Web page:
Los York's were one of Peru's leading rock & roll bands in the mid-'60s, but as the decade wore on their music began to take on the influence of the psychedelic revolution, and this album suggests that in 1968 the group was beginning to walk between two worlds at once. Most of Los York's 68 sounds like the work of a solid, no-nonsense garage band with tough, lean guitar work and a drummer who isn't afraid to hit, but vocalist Pablo Luna sounds uncommonly passionate on even the most ordinary numbers, and when the band starts to hit a groove on something with a bit more drive, he lets forth with plaintive murmuring and frenetic wails that sound like the cries of a man possessed. And when Luna really hits the top, the rest of the band seems eager to follow him, as evidenced by the wiry guitar freakouts on "Mira Tu" and the fuzzy sub-Clapton soloing on "La Alegria de Tu Amor" (a translated version of "Sunshine of Your Love"). Much of Los York's 68 is better than average Latin American garage rock, especially the emphatic cover of the Monkees' "Valerie" and the moody "La Punta de Mi Leguna," but it's when these guys stumble into the musical Twilight Zone that this really becomes something special.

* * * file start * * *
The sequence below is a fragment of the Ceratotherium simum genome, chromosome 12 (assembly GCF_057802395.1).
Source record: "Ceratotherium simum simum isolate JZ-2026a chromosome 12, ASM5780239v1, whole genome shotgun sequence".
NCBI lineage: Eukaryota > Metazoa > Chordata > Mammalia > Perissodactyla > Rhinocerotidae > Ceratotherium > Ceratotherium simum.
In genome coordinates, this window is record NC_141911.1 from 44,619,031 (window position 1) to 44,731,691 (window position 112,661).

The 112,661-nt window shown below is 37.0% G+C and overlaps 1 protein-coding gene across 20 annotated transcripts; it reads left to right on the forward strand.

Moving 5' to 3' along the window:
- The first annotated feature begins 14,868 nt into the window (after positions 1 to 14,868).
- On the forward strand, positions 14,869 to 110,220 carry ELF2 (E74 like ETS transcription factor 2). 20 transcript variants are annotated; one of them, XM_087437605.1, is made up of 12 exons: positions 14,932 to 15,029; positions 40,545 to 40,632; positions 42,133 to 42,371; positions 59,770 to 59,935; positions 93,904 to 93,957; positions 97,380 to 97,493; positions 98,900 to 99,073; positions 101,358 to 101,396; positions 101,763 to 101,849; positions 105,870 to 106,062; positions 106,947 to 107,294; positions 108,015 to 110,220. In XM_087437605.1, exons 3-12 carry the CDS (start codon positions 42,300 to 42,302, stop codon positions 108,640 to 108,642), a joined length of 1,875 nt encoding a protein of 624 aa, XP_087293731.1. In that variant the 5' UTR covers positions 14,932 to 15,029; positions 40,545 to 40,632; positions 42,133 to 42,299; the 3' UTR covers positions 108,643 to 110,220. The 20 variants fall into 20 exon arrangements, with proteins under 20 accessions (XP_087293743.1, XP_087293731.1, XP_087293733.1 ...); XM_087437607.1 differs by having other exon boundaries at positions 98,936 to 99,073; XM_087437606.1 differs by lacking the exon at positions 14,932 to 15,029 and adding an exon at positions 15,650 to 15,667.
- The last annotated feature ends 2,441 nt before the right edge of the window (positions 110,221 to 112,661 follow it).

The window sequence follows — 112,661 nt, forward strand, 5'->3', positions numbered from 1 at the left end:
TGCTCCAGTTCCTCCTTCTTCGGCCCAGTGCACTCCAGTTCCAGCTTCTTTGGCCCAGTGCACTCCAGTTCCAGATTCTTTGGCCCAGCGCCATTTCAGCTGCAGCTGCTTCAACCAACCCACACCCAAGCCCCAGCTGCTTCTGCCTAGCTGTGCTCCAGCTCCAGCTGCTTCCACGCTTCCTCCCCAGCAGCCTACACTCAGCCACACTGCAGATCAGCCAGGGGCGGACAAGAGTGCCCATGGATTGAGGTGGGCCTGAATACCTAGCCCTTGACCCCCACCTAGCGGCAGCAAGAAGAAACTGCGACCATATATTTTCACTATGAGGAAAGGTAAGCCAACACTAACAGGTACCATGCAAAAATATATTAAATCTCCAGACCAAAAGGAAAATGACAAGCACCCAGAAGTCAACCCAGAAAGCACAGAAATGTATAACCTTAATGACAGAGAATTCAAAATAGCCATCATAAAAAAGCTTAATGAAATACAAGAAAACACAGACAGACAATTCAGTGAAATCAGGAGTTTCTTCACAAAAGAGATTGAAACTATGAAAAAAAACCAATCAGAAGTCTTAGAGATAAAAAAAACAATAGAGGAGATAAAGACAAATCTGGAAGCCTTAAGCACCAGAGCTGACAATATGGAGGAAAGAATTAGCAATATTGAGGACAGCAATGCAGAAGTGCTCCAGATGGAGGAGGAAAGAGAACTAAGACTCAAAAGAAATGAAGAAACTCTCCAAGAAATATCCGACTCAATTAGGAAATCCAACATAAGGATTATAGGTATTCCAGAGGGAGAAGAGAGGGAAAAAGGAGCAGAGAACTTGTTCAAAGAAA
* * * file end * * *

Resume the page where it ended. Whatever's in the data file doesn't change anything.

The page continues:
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AllMusic Review by Mark Deming